David Harrowven looks at current ISAs and their advantages, limits, and regulations
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Individual savings accounts (ISAs) were introduced on 6 April 1999, replacing tax-exempt special savings accounts and personal equity plans. The structure of ISAs has since been simplified so that just cash ISAs and stocks and shares ISAs are now available. In 2011-12 alone over 14 million adult ISAs were opened (although this was some one million less than the previous year), of which around 80 percent were cash ISAs - with approximately GBP54 billion invested. The introduction of junior ISAs has extended availability to children.
Interest, bonuses and dividends received are free of income tax, although the 10 percent tax credit on dividends cannot be reclaimed. Gains are free of capital gains tax, although the benefit of capital losses is lost. If cash is held within a stocks and shares ISA awaiting investment, then there is a flat rate 20 percent charge on any interest earned - but this is not income tax as such.
The tax advantages are obviously greater for people paying tax at the higher rates. For example, the best interest rate currently available (April 2013) for an instant access cash ISA is around 2.3 percent, although slightly higher fixed rates are available if investment is made for a fixed period. This is an effective gross rate of 3.83 percent for a higher rate taxpayer, and 4.18 percent for an additional rate taxpayer.
Funds can be withdrawn from ISAs at any time without the loss of tax relief, although the interest rate for many cash ISAs includes a bonus that is only payable if the investment is left untouched - typically for 12 months. And normally where investment is made for a fixed period, withdrawals will result in the loss of interest.
It is not necessary to declare income and gains received from ISAs on a self-assessment tax return. ISA income does not result in the loss of the higher personal allowances available to those born before 6 April 1948, or the normal personal allowance for those with income in excess of GBP100,000. ISA income is also not included for tax credit or universal credit purposes.
Only individuals can open ISAs (they cannot be held jointly by spouses or civil partners, held on behalf of anybody else, or held in trust), and normally an individual must be resident in the UK. If someone goes to live abroad then they can keep their existing ISAs, but cannot pay in any more money. ISAs cease to be tax-exempt from the date that an individual dies, and the tax exemption does not extend to inheritance tax - they form part of a person's estate.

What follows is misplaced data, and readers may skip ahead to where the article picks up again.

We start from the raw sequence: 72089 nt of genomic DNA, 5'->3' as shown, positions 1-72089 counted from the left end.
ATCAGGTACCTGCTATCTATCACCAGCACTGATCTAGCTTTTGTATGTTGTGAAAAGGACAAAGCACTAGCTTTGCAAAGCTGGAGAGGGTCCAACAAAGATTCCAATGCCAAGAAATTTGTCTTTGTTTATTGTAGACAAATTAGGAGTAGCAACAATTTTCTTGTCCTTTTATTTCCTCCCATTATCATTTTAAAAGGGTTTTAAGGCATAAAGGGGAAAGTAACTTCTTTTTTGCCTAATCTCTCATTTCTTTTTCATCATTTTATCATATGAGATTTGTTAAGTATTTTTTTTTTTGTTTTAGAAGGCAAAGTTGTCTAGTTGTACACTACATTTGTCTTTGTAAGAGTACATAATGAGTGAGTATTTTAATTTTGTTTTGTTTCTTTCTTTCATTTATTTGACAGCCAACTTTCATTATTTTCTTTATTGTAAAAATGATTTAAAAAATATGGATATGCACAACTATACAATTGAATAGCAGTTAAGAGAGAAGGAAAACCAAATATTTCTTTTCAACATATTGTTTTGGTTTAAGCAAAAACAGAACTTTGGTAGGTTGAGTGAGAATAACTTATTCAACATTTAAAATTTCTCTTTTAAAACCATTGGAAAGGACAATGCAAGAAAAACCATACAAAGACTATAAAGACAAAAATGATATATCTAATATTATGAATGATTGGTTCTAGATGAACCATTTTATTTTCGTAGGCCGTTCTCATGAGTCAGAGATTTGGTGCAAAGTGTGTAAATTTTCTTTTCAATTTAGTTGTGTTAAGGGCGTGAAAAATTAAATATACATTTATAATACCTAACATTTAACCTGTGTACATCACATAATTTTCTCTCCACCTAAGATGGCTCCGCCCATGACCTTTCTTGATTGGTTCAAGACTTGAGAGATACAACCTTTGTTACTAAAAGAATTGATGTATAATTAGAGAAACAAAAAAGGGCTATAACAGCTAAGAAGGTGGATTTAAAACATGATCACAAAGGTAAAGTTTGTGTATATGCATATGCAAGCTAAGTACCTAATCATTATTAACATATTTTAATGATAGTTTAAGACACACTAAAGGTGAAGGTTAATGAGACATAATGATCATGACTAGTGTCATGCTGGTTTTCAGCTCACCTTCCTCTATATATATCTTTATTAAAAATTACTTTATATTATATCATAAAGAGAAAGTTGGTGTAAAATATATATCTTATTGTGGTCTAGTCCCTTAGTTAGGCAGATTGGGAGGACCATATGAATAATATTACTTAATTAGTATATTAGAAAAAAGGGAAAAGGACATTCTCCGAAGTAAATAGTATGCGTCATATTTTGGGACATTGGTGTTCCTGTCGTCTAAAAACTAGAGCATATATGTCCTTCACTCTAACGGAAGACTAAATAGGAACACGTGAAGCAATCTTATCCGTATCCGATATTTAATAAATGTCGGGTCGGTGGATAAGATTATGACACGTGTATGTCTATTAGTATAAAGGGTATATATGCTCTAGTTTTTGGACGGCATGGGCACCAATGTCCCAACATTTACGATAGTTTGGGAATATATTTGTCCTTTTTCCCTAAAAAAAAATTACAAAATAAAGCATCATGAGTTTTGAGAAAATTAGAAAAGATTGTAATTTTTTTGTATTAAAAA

The minimum age limit for cash ISAs is 16, and for stocks and shares ISAs it is 18. However, if a parent contributes towards a cash ISA held by a child aged 16 or 17, then the income can potentially be taxed as the parent's and therefore not be tax-free.
Junior ISAs can be opened by parents for children under 18 who do not have a child trust fund - most children born between 1 September 2002 and 2 January 2011 will have a child trust fund. Anyone can contribute towards a junior ISA, including parents, family members and friends. In the case of parents, the income will always be treated as the child's. No withdrawals are normally permitted until a child reaches 18, and at that age a junior ISA will automatically convert to a normal ISA.
Each tax year an individual can open one cash ISA and one stocks and shares ISA. For 2013-14 the cash ISA investment limit is GBP5,760 and the stocks and shares ISA limit is GBP11,520. The overall investment limit is GBP11,520. Therefore if a cash ISA is not opened the full limit of GBP11,520 can be invested in a stocks and shares ISA. If a cash ISA is opened then only the balance remaining of the GBP11,520 limit can be invested in a stocks and shares ISA. The ISA investment limits increase each year in line with the consumer price index.
A problem can arise where someone opens a cash ISA but does not invest the full GBP5,760. This is because many fixed rate ISAs do not permit the account to be topped up, whilst others do not allow further investment once they have been taken off the market. Surprisingly, HMRC seem to turn a blind eye to investors opening a second cash ISA in order to utilise the balance of their investment limit, provided they are not repeat offenders.
With junior ISAs the overall investment limit for 2013-14 is GBP3,720, but this can be slit between a cash junior ISA and a stocks and shares junior ISA as desired. However, it is only possible to hold one cash junior ISA and one stocks and shares junior ISA at any one time. It is not possible to open new accounts each year.
Somewhat surprisingly, there is no interaction between junior ISAs and normal ISA investment limits. Therefore, someone aged 16 or 17 can benefit from both the overall junior ISA limit of GBP3,720, and the normal cash ISA limit of GBP5,760.
The investment limits are once only - for example, if GBP5,760 is put into a cash ISA during 2013-14 and then GBP2,000 is subsequently withdrawn, it is not then possible to make any further investment during 2013-14.
The deadline for using the 2013-14 ISA allowances is 5 April 2014. If an individual opens both a cash ISA and a stocks and shares ISA then they can either be with the same provider or with different providers.
The investment in a cash ISA will normally be in the form of a cash deposit with a bank or building society, although NS&I also offers a direct cash ISA.